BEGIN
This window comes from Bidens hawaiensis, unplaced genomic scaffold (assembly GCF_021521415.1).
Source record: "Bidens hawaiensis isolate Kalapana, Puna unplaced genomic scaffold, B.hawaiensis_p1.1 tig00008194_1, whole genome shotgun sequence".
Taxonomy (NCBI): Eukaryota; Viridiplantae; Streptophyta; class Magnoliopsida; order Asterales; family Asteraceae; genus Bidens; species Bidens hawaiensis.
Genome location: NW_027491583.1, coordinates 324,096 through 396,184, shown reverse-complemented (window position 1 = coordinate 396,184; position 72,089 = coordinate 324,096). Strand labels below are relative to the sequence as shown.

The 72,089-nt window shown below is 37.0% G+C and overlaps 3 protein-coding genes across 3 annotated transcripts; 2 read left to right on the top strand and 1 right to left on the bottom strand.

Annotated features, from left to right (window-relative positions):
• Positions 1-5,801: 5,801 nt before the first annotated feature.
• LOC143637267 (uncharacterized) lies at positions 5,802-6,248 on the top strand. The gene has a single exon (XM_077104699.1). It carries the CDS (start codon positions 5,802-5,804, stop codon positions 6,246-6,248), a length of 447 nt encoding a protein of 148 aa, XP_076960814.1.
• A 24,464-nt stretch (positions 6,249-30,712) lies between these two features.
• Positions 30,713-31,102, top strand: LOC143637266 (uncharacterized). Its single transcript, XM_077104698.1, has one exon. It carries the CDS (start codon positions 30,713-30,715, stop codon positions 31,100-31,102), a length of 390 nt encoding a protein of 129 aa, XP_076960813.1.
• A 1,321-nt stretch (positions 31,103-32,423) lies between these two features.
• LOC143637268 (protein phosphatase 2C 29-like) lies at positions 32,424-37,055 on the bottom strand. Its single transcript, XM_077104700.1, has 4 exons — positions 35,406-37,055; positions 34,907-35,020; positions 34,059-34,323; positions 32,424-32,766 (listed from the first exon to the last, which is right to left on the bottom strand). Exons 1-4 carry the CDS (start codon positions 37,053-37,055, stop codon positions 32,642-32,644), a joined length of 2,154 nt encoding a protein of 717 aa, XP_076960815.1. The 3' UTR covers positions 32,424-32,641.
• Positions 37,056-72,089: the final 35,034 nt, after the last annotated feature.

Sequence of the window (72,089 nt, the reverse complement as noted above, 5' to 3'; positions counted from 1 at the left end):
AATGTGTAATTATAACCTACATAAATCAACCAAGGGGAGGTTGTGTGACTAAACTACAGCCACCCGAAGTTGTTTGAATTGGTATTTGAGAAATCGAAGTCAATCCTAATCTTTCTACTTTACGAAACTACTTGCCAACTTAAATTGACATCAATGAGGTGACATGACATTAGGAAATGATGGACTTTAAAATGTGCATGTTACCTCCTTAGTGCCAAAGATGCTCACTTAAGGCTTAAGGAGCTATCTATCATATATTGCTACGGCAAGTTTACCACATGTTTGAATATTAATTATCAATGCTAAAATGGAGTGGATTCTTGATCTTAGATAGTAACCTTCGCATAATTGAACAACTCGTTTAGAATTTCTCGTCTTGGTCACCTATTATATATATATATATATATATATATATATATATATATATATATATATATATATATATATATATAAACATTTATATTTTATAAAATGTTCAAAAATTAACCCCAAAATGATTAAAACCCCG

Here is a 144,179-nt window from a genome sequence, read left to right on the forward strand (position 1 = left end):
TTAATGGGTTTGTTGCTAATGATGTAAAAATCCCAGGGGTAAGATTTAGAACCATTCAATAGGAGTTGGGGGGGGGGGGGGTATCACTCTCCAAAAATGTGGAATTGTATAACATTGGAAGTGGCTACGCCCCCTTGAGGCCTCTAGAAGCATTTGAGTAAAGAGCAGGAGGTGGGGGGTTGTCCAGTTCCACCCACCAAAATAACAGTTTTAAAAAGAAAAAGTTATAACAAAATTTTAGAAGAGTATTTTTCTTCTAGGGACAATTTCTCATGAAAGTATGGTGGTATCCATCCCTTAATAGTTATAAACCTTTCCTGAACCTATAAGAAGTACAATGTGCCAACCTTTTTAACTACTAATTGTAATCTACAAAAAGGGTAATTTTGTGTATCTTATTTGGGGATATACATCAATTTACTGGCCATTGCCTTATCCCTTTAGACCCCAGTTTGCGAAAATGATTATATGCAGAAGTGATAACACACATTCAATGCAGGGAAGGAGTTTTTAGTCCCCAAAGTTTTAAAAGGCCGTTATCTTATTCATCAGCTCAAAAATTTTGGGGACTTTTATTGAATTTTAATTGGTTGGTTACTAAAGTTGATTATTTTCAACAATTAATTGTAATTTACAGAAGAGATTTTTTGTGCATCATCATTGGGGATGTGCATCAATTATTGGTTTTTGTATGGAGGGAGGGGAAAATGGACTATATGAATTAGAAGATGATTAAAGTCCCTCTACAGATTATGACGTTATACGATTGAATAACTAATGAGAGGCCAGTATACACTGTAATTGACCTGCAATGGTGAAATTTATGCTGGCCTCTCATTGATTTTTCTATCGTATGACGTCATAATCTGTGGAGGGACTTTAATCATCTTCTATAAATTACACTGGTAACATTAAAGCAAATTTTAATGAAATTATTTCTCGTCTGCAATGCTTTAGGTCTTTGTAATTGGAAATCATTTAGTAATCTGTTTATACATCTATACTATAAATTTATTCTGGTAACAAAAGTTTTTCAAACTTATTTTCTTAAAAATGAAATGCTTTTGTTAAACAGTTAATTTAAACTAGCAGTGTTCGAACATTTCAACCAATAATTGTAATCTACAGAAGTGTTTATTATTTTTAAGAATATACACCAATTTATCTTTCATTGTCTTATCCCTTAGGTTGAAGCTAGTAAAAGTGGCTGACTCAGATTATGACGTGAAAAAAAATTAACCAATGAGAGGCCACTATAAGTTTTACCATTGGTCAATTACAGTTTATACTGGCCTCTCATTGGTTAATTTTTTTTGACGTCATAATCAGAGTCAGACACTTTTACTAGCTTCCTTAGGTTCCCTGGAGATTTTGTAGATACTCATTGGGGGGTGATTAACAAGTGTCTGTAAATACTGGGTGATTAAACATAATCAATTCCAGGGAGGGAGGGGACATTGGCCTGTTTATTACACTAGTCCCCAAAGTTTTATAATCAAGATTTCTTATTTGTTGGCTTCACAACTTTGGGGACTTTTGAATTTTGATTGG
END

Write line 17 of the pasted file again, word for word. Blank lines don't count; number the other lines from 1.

TTAATGGGTTTGTTGCTAATGATGTAAAAATCCCAGGGGTAAGATTTAGAACCATTCAATAGGAGTTGGGGGGGGGGGGGGTATCACTCTCCAAAAATGTGGAATTGTATAACATTGGAAGTGGCTACGCCCCCTTGAGGCCTCTAGAAGCATTTGAGTAAAGAGCAGGAGGTGGGGGGTTGTCCAGTTCCACCCACCAAAATAACAGTTTTAAAAAGAAAAAGTTATAACAAAATTTTAGAAGAGTATTTTTCTTCTAGGGACAATTTCTCATGAAAGTATGGTGGTATCCATCCCTTAATAGTTATAAACCTTTCCTGAACCTATAAGAAGTACAATGTGCCAACCTTTTTAACTACTAATTGTAATCTACAAAAAGGGTAATTTTGTGTATCTTATTTGGGGATATACATCAATTTACTGGCCATTGCCTTATCCCTTTAGACCCCAGTTTGCGAAAATGATTATATGCAGAAGTGATAACACACATTCAATGCAGGGAAGGAGTTTTTAGTCCCCAAAGTTTTAAAAGGCCGTTATCTTATTCATCAGCTCAAAAATTTTGGGGACTTTTATTGAATTTTAATTGGTTGGTTACTAAAGTTGATTATTTTCAACAATTAATTGTAATTTACAGAAGAGATTTTTTGTGCATCATCATTGGGGATGTGCATCAATTATTGGTTTTTGTATGGAGGGAGGGGAAAATGGACTATATGAATTAGAAGATGATTAAAGTCCCTCTACAGATTATGACGTTATACGATTGAATAACTAATGAGAGGCCAGTATACACTGTAATTGACCTGCAATGGTGAAATTTATGCTGGCCTCTCATTGATTTTTCTATCGTATGACGTCATAATCTGTGGAGGGACTTTAATCATCTTCTATAAATTACACTGGTAACATTAAAGCAAATTTTAATGAAATTATTTCTCGTCTGCAATGCTTTAGGTCTTTGTAATTGGAAATCATTTAGTAATCTGTTTATACATCTATACTATAAATTTATTCTGGTAACAAAAGTTTTTCAAACTTATTTTCTTAAAAATGAAATGCTTTTGTTAAACAGTTAATTTAAACTAGCAGTGTTCGAACATTTCAACCAATAATTGTAATCTACAGAAGTGTTTATTATTTTTAAGAATATACACCAATTTATCTTTCATTGTCTTATCCCTTAGGTTGAAGCTAGTAAAAGTGGCTGACTCAGATTATGACGTGAAAAAAAATTAACCAATGAGAGGCCACTATAAGTTTTACCATTGGTCAATTACAGTTTATACTGGCCTCTCATTGGTTAATTTTTTTTGACGTCATAATCAGAGTCAGACACTTTTACTAGCTTCCTTAGGTTCCCTGGAGATTTTGTAGATACTCATTGGGGGGTGATTAACAAGTGTCTGTAAATACTGGGTGATTAAACATAATCAATTCCAGGGAGGGAGGGGACATTGGCCTGTTTATTACACTAGTCCCCAAAGTTTTATAATCAAGATTTCTTATTTGTTGGCTTCACAACTTTGGGGACTTTTGAATTTTGATTGG